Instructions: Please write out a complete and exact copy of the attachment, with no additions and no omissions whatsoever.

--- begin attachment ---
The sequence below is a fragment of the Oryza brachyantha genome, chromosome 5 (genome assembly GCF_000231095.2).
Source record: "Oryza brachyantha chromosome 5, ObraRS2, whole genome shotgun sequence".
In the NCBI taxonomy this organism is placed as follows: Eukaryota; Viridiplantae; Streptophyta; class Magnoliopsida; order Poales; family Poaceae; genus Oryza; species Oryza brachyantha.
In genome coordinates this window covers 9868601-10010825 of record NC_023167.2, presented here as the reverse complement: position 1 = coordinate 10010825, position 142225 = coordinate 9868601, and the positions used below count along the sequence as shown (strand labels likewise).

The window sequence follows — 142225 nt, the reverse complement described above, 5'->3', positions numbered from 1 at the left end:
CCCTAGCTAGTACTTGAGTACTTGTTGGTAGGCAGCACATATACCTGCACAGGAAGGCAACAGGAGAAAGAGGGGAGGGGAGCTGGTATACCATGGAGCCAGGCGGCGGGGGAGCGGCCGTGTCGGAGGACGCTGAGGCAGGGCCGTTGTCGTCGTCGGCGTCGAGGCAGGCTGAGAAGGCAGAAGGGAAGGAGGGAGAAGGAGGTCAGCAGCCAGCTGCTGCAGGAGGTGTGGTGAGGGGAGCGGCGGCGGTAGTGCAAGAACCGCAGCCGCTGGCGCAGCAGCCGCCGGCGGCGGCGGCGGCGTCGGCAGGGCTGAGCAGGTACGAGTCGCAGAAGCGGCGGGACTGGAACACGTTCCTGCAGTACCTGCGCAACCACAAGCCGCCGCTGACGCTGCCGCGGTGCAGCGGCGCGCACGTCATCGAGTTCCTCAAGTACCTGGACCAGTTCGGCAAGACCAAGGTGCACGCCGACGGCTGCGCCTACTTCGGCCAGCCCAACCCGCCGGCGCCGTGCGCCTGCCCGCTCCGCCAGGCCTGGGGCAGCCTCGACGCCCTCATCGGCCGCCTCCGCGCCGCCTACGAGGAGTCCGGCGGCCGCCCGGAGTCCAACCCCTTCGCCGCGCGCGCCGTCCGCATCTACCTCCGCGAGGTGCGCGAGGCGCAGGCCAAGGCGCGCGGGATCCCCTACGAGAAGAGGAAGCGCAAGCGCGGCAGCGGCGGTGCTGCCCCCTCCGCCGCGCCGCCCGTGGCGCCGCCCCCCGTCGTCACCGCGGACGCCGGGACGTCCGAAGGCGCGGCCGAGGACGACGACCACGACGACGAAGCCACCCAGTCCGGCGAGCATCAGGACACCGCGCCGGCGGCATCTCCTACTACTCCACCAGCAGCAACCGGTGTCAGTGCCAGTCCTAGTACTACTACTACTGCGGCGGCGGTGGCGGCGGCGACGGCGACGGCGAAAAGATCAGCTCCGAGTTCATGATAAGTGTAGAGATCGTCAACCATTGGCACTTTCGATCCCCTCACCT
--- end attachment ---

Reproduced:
The sequence below is a fragment of the Oryza brachyantha genome, chromosome 5 (genome assembly GCF_000231095.2).
Source record: "Oryza brachyantha chromosome 5, ObraRS2, whole genome shotgun sequence".
In the NCBI taxonomy this organism is placed as follows: Eukaryota; Viridiplantae; Streptophyta; class Magnoliopsida; order Poales; family Poaceae; genus Oryza; species Oryza brachyantha.
In genome coordinates this window covers 9868601-10010825 of record NC_023167.2, presented here as the reverse complement: position 1 = coordinate 10010825, position 142225 = coordinate 9868601, and the positions used below count along the sequence as shown (strand labels likewise).

The window sequence follows — 142225 nt, the reverse complement described above, 5'->3', positions numbered from 1 at the left end:
CCCTAGCTAGTACTTGAGTACTTGTTGGTAGGCAGCACATATACCTGCACAGGAAGGCAACAGGAGAAAGAGGGGAGGGGAGCTGGTATACCATGGAGCCAGGCGGCGGGGGAGCGGCCGTGTCGGAGGACGCTGAGGCAGGGCCGTTGTCGTCGTCGGCGTCGAGGCAGGCTGAGAAGGCAGAAGGGAAGGAGGGAGAAGGAGGTCAGCAGCCAGCTGCTGCAGGAGGTGTGGTGAGGGGAGCGGCGGCGGTAGTGCAAGAACCGCAGCCGCTGGCGCAGCAGCCGCCGGCGGCGGCGGCGGCGTCGGCAGGGCTGAGCAGGTACGAGTCGCAGAAGCGGCGGGACTGGAACACGTTCCTGCAGTACCTGCGCAACCACAAGCCGCCGCTGACGCTGCCGCGGTGCAGCGGCGCGCACGTCATCGAGTTCCTCAAGTACCTGGACCAGTTCGGCAAGACCAAGGTGCACGCCGACGGCTGCGCCTACTTCGGCCAGCCCAACCCGCCGGCGCCGTGCGCCTGCCCGCTCCGCCAGGCCTGGGGCAGCCTCGACGCCCTCATCGGCCGCCTCCGCGCCGCCTACGAGGAGTCCGGCGGCCGCCCGGAGTCCAACCCCTTCGCCGCGCGCGCCGTCCGCATCTACCTCCGCGAGGTGCGCGAGGCGCAGGCCAAGGCGCGCGGGATCCCCTACGAGAAGAGGAAGCGCAAGCGCGGCAGCGGCGGTGCTGCCCCCTCCGCCGCGCCGCCCGTGGCGCCGCCCCCCGTCGTCACCGCGGACGCCGGGACGTCCGAAGGCGCGGCCGAGGACGACGACCACGACGACGAAGCCACCCAGTCCGGCGAGCATCAGGACACCGCGCCGGCGGCATCTCCTACTACTCCACCAGCAGCAACCGGTGTCAGTGCCAGTCCTAGTACTACTACTACTGCGGCGGCGGTGGCGGCGGCGACGGCGACGGCGAAAAGATCAGCTCCGAGTTCATGATAAGTGTAGAGATCGTCAACCATTGGCACTTTCGATCCCCTCACCT